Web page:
KING: Who would you have made your leader in place of Nancy Pelosi? Who would be a better leader for the Democrats?

DEFAZIO: We wanted -- you know we have a lot of very talented people in our caucus, younger people in particular. And what we wanted to see -- what Marcy and I wanted was to give this all a chance to gestate. We just started to heal and understand in the last two days. Six-hour caucus yesterday mostly devoted to people who lost their races. And you know, and a lengthy discussion of our proposal today. We got 68 votes.

That's respectable. Not great, but respectable in the caucus. There is concern at a rush forward with the same leadership. We wanted to have a few weeks of discussion, bring in some people who could, you know, tell us about the results of the election, really parse into it, and then have people present to us their ideas on how we go forward. I don't even know who those people might have been. It might have been the current leadership. It could have been others.

KING: Stay with us. I want to continue the conversation with the group here because what you're arguing, Congressman, is that those compromises with the Senate that many would say moderated or made the legislation less liberal was what hurt the Democrats, and of course, Dana, you spoke to Allen Boyd today, one of the moderate Democrats, conservative Democrats who was defeated.

He argued just the opposite. And he told you by keeping Nancy Pelosi as the leader the Democrats will hurt themselves when it comes to candidate recruitment in much of the country in the next election. Let's listen to Congressman Boyd.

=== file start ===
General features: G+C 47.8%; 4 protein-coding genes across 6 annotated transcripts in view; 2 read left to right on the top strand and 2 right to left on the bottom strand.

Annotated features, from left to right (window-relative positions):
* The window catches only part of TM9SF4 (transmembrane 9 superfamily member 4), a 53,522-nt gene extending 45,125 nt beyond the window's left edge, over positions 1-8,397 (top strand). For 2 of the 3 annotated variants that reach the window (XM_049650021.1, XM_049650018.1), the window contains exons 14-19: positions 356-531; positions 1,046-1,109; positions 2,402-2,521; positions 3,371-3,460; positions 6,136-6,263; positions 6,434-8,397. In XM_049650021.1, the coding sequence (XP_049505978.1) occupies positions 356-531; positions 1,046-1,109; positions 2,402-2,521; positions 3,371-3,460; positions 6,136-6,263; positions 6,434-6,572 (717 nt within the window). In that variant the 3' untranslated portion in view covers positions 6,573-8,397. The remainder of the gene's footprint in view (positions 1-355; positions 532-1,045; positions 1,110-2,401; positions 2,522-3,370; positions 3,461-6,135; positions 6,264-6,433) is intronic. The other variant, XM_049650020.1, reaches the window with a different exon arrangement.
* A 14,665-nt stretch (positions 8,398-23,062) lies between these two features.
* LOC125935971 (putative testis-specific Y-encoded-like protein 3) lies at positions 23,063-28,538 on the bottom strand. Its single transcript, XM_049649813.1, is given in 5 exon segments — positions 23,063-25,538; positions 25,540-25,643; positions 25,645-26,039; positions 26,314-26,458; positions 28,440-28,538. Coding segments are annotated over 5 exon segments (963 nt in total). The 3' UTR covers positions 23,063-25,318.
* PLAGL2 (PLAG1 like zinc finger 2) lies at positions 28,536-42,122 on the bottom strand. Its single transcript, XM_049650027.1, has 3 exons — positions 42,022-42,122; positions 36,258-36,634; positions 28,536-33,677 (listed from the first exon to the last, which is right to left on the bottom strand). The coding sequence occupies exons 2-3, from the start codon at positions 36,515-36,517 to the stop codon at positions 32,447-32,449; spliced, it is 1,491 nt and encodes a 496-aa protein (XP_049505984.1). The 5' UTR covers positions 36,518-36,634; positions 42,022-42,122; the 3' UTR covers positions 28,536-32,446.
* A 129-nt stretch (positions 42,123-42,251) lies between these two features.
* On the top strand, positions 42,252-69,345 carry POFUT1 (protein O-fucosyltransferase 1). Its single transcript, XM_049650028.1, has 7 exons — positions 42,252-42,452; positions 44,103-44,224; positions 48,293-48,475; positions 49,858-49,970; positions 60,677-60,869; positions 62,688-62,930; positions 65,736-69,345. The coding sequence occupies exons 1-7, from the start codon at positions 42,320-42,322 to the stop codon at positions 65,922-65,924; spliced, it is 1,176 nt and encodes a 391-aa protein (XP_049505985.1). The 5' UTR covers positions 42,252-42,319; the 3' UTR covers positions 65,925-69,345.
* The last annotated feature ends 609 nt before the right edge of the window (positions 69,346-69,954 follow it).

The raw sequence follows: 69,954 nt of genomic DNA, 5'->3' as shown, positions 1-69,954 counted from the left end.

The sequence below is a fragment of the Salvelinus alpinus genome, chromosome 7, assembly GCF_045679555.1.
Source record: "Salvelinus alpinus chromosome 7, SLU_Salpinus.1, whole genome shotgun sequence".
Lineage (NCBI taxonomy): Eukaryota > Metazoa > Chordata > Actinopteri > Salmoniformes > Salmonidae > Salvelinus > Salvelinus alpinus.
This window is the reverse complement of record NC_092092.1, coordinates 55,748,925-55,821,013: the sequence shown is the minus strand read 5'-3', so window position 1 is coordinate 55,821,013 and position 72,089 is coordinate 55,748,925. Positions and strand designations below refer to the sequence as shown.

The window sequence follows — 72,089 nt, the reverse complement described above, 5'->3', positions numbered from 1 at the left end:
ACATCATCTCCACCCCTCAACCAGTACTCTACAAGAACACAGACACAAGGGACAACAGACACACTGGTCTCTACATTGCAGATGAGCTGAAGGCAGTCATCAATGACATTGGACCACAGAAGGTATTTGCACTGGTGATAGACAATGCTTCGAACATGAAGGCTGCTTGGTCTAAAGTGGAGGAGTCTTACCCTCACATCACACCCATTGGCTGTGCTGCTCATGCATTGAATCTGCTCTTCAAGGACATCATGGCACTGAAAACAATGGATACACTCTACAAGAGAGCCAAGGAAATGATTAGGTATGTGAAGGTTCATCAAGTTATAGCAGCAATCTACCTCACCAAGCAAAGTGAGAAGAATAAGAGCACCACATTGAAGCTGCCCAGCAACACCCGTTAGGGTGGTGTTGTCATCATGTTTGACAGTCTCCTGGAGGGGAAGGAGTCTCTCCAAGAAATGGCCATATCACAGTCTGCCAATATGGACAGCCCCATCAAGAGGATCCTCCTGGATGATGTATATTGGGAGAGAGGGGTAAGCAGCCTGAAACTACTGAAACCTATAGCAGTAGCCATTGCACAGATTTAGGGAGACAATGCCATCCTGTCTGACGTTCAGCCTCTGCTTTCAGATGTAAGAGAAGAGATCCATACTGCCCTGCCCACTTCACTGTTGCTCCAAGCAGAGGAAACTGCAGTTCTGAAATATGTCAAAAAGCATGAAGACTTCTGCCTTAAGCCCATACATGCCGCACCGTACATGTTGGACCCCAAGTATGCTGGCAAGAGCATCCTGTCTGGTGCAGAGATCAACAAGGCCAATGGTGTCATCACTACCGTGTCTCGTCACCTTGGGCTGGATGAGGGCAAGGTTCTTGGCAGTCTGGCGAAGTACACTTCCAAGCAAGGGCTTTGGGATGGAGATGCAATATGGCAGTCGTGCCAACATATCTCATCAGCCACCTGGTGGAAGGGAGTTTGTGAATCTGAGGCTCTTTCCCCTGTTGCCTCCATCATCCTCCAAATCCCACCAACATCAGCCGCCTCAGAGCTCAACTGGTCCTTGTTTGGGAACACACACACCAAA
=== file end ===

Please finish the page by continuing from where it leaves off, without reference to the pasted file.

(BEGIN VIDEO CLIP)

REP. ALLEN BOYD (D), FLORIDA: I don't know how we go into these districts like the one that I represented, do represent now, will be giving up in January and recruit good moderate Democratic candidates if you have the same leadership team.

(END VIDEO CLIP)

KING: So there's disgruntlement with the current leadership from both ends, if you will, but still a debate in the party over what the lesson is to be learned.

BASH: Oh there's a big-time debate in the party over the lesson. And I think that's why Congressman DeFazio says hold on a second. Let's just give it a little more time to keep having that debate because it's an important thing and Allen Boyd is not alone. I think that is one of the most interesting arguments that I have heard against Nancy Pelosi, from those who were defeated and those who weren't, which is they're very -- they're looking ahead and they're looking into 2012 and they are very concerned that despite the prowess that Nancy Pelosi has in raising money, millions and millions of dollars, that they're not going to get the best people to try to take that back.

And one other point I would make, you know, the congressman said 68 votes is not that great, but I talked to -- I was out there with him and all the other members. A lot of people were pretty surprised that it was actually that high. This is a woman who ruled the caucus with an iron fist. That many people said effectively we want to hold off or not have you is pretty amazing.